Compared with the well-established interaction map for leaf trichome development in Arabidopsis, little is known about the complicated network for regulating cotton fibre development. Given that cotton fibre arises from the outer epidermis of ovules, it is possible that L1 layer specific genes would account for the epidermal cell differentiation, and in this case, it is fibre. A previous study showed that the L1 box was needed for the expression of a fibre-specific gene, GaRDL1 (Wang et al., 2004). Moreover, a short EST designated as GhHD1 showed similarity to ATML1, which was a HD-Zip IV family gene that bound to L1 box in Arabidopsis (Lu et al., 1996; Abe et al., 2001). GhHD1 was also found to be up-regulated in fibre initial cells as GbMYB25 (Wu et al., 2006, 2007). These findings gave hints that GhHD1 might be an important regulator in the L1 layer for specifying fibre cell initials from other ovule epidermal cells. But, to our knowledge, the cloning and functional study of this gene has not been reported.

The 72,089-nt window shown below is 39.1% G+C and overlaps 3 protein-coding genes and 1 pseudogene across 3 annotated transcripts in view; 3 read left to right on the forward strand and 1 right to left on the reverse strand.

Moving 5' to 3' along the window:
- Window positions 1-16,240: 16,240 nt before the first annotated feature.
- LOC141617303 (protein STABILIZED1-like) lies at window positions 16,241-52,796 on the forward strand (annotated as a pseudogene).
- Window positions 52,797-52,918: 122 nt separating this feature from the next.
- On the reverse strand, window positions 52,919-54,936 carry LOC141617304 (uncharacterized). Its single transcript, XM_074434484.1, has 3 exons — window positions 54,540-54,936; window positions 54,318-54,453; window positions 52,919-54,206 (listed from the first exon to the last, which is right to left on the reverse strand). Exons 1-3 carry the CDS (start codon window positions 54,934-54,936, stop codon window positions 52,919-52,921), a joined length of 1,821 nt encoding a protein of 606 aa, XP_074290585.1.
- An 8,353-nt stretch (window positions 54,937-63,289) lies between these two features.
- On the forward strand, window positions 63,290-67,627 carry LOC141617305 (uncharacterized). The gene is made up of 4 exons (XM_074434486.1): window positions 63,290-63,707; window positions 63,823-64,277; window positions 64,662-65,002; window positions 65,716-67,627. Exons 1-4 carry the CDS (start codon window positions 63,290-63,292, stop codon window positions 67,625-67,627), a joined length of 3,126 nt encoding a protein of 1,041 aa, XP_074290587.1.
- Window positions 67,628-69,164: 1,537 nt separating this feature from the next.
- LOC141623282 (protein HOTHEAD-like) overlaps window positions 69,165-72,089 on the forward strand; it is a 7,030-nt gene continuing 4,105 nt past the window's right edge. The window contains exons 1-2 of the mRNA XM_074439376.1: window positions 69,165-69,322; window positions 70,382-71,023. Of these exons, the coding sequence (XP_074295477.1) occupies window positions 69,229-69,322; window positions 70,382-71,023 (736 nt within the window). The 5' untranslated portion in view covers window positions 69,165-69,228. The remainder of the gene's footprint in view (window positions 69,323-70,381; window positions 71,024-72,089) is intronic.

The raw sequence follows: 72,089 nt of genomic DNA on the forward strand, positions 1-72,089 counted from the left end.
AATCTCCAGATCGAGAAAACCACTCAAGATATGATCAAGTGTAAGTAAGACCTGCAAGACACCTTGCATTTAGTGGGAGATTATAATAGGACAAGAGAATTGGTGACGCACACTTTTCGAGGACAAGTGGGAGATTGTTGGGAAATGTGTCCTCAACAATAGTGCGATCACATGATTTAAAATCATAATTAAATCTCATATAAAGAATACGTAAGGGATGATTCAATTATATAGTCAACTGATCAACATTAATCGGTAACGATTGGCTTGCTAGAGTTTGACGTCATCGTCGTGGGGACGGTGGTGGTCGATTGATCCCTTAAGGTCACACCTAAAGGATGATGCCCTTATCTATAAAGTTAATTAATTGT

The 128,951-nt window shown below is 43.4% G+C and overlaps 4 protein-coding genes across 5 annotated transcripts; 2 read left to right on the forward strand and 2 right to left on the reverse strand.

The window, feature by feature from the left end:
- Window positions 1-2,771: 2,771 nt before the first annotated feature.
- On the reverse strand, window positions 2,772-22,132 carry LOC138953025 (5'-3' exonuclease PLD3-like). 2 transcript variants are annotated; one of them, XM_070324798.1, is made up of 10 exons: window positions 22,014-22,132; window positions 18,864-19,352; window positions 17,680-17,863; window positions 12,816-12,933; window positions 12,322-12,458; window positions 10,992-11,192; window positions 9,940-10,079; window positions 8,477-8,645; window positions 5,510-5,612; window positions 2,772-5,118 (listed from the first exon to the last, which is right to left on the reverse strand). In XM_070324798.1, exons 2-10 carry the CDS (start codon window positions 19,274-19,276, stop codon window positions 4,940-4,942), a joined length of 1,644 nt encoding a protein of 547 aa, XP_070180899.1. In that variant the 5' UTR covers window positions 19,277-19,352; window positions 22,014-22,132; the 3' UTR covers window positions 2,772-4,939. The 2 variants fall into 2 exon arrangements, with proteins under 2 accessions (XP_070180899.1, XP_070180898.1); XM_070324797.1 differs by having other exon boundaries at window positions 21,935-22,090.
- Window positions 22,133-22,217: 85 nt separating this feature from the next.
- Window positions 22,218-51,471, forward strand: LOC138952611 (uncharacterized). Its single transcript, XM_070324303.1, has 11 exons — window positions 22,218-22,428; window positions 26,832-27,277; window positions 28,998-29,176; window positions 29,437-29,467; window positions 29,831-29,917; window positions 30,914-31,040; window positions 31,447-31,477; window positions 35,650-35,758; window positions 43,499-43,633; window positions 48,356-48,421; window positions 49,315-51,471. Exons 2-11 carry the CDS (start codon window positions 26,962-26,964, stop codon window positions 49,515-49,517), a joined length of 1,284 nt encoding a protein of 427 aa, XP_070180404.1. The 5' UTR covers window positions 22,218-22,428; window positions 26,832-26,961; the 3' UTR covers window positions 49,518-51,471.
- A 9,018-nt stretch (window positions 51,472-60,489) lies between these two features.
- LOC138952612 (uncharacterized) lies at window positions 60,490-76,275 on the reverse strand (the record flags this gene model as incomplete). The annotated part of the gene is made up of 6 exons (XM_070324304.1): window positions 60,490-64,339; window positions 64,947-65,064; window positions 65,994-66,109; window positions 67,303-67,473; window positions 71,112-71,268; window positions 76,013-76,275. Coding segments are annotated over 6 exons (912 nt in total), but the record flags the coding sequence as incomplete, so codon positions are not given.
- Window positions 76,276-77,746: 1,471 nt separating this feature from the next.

Here, the isolation and characterization of a homologue of GhHD1 in G. barbadense, designated as GbML1, are reported. The EMSA assay showed that GbML1 could bind to the L1 box and the dimmer formation contributed by the ZLZ domain was essential for DNA binding. GbML1 could bind to GbMYB25 in vitro and in vivo. Truncated and point mutation assays showed that both the START domain and the SAD domain were required to interact with the CTD of GbMYB25. The high expression of GbML1 in Arabidopsis affected the number of trichomes and the accumulation of anthocyanin.
Cotton plants of G. barbadense were grown in a greenhouse. Arabidopsis thaliana ecotype Columbia-0 was used in this research and grown under 16 h light (70 mmol m−2 s−1) and 8 h dark cycle at 23 °C.